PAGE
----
Trading a jet-setting lifestyle of exotic F1 locales such as Malaysia, Montreal and Melbourne for NASCAR weekends in such places as Martinsville, Va., Darlington, S.C., and Watkins Glen, N.Y., doesn’t bother Montoya.
During the Iowa test, he stayed at a Holiday Inn Express in Newton adjacent to a square filled with sidewalk stores that seemed unchanged from the 1950s. It was a stark contrast to ultramodern F1, whose chic garages resemble trendy European sidewalk cafes with stainless-steel coffee makers and plates of smoked salmon at the ready.
“The culture here is not a big shock,” said Montoya, who lives in Miami with his wife and their two young children. “I’m more of an American anyway. Being in Europe, it was never like home. Every time we had holidays, we were in Miami.”
Steep curve to making the grade
When he drove Gordon’s No. 24 Chevrolet on the road course at Indianapolis Motor Speedway during an exhibition three years ago, Montoya quickly learned the difference between a 1,600-pound F1 car and a 3,600-pound Cup car. The bulkier stock car was much less nimble and responsive in navigating the turns, forcing Montoya to make radical adjustments in how cautiously he pushed the car to its limits.
“I was braking at the 300-meter mark” before the corner, he said. “In F1, you brake on the 50-meter mark. (The change) was massive.”
More weight and skinnier tires make Cup vehicles a handful compared to the precision handling of an F1 or Indy car, which employs space-age technology to stay glued to the track at high speed.
The trade-off is passing is difficult, and contact causes crashes. NASCAR’s slam-bang nature is more appealing to Montoya. “In F1, the car is exciting, but the racing, I wouldn’t be so sure,” he said. “I wasn’t enjoying it, and I race because I love it. The racing here is so much more close and exciting.”
Others have tried. Several Indy-car winners, such as Christian Fittipaldi, Paul Tracy, Scott Pruett, Max Papis and Jimmy Vasser, dabbled in NASCAR with limited success (although none has Montoya’s credentials).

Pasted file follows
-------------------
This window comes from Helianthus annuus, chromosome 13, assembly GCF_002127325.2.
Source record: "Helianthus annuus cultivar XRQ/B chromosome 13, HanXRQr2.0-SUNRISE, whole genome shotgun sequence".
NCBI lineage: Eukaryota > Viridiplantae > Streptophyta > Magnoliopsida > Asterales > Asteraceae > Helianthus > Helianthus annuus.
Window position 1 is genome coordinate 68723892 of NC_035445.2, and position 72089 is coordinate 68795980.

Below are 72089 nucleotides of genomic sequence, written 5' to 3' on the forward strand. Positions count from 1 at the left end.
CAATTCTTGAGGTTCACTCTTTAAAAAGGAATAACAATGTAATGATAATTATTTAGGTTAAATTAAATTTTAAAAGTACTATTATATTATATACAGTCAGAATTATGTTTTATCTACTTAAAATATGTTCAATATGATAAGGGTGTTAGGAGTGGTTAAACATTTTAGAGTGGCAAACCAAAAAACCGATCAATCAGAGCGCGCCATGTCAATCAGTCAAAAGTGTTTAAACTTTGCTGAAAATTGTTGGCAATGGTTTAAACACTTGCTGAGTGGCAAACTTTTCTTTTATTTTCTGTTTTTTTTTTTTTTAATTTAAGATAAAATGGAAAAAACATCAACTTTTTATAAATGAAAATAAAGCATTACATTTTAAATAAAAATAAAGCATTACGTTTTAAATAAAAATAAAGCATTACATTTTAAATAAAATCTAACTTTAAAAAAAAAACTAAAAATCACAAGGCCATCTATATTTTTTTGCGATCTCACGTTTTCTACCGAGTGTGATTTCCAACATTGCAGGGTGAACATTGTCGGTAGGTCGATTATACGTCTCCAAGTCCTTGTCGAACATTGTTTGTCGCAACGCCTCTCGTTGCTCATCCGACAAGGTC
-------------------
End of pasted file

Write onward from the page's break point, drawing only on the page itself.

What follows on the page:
“Most drivers find it’s a lot harder to go lighter to heavier,” said Kyle Petty, whose team gave Fittipaldi a 15-race Cup stint in which the Brazilian finished no better than 24th. “If you do spins in a rental car in a parking lot and then you do it in a go-kart, you’ll say, ‘Wow, this is a lot better.’”
Petty said open-wheel drivers also are accustomed to getting quicker with each lap on the track. “Over here, the best lap is the first, and it’s all downhill,” he said. “They wait for it to get better, and it gets worse and worse.”
Car owner Ray Evernham said “sometimes the fastest way in Cup is to drive a little slower.” Evernham believes Montoya will excel “if he’s smart enough to know that he’s got to block out everything he’s ever learned and start over.”
Wallace said: “He’s got the right open mind that he wants to succeed. This is one of the best drivers, if not the best driver, in the entire world.”
The early returns have been promising. At Iowa, Montoya’s speed consistently improved over the course of an eight-hour session. “It’s like he’s been in the car a couple of years, not a couple of tests,” said John Fernandez, managing director at Ganassi. “I’m amazed how quickly he’s come up to speed. He’s not come in like, ‘I’m a great Formula One driver in a lesser series.’ He’s said, ‘I’ve got a big learning curve.’”
Montoya said: “Are we going to get the job done soon? No. It’s going to take time. I’m in it for the long haul.”